...goes a long way, especially when I'm thinking about brands, brand management and the power of brands to build successful organizations and careers.

Tuesday, May 02, 2006

Why do franchisees buy franchises?

I stopped by one of my favorite sandwich shops tonight, a Blimpie owned by one of the most engaging franchisees I’ve ever run into. He and his wife work behind the counter at their two stores because they’ve seen what happens when minimum-wage zombies are put in charge of a business.

It was slow, as it has been every time I’ve visited in the past year or so, and I got to talk to him about his business. Traffic and sales have been lousy for over a year, and the high price of gas has killed store traffic even more lately. He’s spent thousands of dollars redesigning the store in bright colors, and keeps the place spotless.

He went on to explain that the national Blimpie office is in a mess, and has quit supporting the franchisees with advertising. The result is a lawsuit by a bunch of franchisees and subfranchisors. They claim misappropriation of funds and accuse Blimpie and its CEO Jeffrey Endervelt of entering into agreements with Pepsi and a large turkey supplier that resulted in higher costs for lesser quality products. Endervelt recently resigned as CEO, chairman and president, which might have been a good thing to do after last year’s makeover of the Blimpie brand identity.

The local owner said he always believed that a great product and great service was all it was going to take to make a living. In fact, the Blimpie sandwich is arguably comparable to sandwiches from competitors Subway and Quizno’s, and these two Blimpie owners set a high standard for engaging service but they’ve not seen the success they expected. He admits that the price points are a little bit higher than the competitors, and now they are getting beat up by Panera Bread and brown baggers.

The Subway sandwich shops I’ve seen don’t exactly scream "clean," yet the chain has been ranked the number one franchise opportunity in Entrepreneur magazine’s “Franchise 500” rankings for 14 of the last 18 years, and first place since 2001. Note: Blimpe comes in at #88, behind Hungry Howies Pizza & Subs, Panera Bread, Arby's, Carl's Junior, Denny's,Burger King, Hardee's, KFC, Dairy Queen, Popeye's, Church's Chicken, Hot Stuff Foods, Taco Bell, Quizno's Subs, Sonic, and McDonald's.

Of course, like any franchise, Quizno’s has had its own problems with franchisees.

So I wonder why entrepreneurs decide to buy a franchise. Why buy a Blimpie? Are the branding package, the opportunity to learn from other franchisees, the resources and the promise of ongoing support really worth it? Is the instant recognizability worth the restrictions? Can you really believe what you read in the Uniform Franchise Offering Circular (UFOC)?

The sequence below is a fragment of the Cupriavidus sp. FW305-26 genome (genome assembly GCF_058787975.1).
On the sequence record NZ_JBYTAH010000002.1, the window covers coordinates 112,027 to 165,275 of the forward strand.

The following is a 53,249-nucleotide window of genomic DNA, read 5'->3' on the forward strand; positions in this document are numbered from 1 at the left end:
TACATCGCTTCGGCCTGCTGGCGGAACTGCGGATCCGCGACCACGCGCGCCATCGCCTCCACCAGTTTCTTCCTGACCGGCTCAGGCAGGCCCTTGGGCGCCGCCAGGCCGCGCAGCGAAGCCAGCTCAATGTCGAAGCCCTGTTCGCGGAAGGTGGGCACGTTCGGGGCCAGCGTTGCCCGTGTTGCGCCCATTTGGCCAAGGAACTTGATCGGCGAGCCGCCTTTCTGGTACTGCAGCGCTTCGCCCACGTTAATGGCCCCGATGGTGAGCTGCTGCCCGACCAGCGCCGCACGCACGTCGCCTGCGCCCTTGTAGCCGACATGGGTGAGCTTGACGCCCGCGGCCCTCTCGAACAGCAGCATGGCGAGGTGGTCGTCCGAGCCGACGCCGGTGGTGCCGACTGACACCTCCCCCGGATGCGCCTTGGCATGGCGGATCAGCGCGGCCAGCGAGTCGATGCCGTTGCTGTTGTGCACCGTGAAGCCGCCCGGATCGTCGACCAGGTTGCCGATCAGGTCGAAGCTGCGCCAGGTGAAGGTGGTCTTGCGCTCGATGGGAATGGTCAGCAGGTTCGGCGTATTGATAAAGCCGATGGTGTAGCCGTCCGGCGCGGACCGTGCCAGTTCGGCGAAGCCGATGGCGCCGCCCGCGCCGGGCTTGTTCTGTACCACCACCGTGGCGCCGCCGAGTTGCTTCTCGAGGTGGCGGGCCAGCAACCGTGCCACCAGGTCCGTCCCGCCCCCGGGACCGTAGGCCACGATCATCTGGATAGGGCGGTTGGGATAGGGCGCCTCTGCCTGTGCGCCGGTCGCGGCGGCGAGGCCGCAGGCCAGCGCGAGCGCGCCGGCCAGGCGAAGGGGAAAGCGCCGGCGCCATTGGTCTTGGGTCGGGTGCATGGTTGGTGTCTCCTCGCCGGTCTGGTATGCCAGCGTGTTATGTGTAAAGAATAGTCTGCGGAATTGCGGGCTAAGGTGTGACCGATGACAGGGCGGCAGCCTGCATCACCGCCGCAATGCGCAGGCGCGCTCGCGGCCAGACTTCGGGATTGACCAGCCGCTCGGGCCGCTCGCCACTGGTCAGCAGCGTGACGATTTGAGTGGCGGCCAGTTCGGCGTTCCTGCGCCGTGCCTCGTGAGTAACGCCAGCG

I’m really curious about the pros and cons of franchising, so entrepreneurs out there let me know what you think.

In the meantime, I may stop by Blimpie again soon and suggest that he start again without the baggage of the franchise, without the expensive overhead, without the high-cost ingredients. He’s learned how to do it. He’s learned how not to do it. And I think he can do it better.

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1 Comments:

Blogger coffeeken said...

Mark,

You touched on the basics of the Pros for becoming a franchisee which is brand recognition, support, advertising support, training manuals and basically what most franchisors refer to as a "turn key" system.

The CONS of becoming a franchisee lies in the entire trust factor that the franchisor will do what you as the franchisee are paying for. In my travels throughout the U.S., I found few that were truly happy with the support they received for the fees and royalties that they pay.

But in fairness to the franchisors, there a good hard working motivated franchisees such as the one you mention in your post, and those that are hard work challenged.

I started a coffee company whose brand is Kicks Coffee Cafe and chose not to become a franchisee but rather launch my own company and build a brand....and yes that is tough and has its challenges as well. The think I like about creating my own is having the flexibility in product mix to deliver to the customer what they want, not what a franchisor in Atlanta says is what they want.

So, there are good and bad things no matter what path one chooses. My recommendation, is that if you are a seriously hard working, intelligent, self-motivated entreprenuer...do it yourself. Learn from others, but roll up your sleeves and get the most reward out of the business you can.

http://www.businessweek.com/investor/content/mar2006/pi20060324_117687.htm

2:34 PM

 

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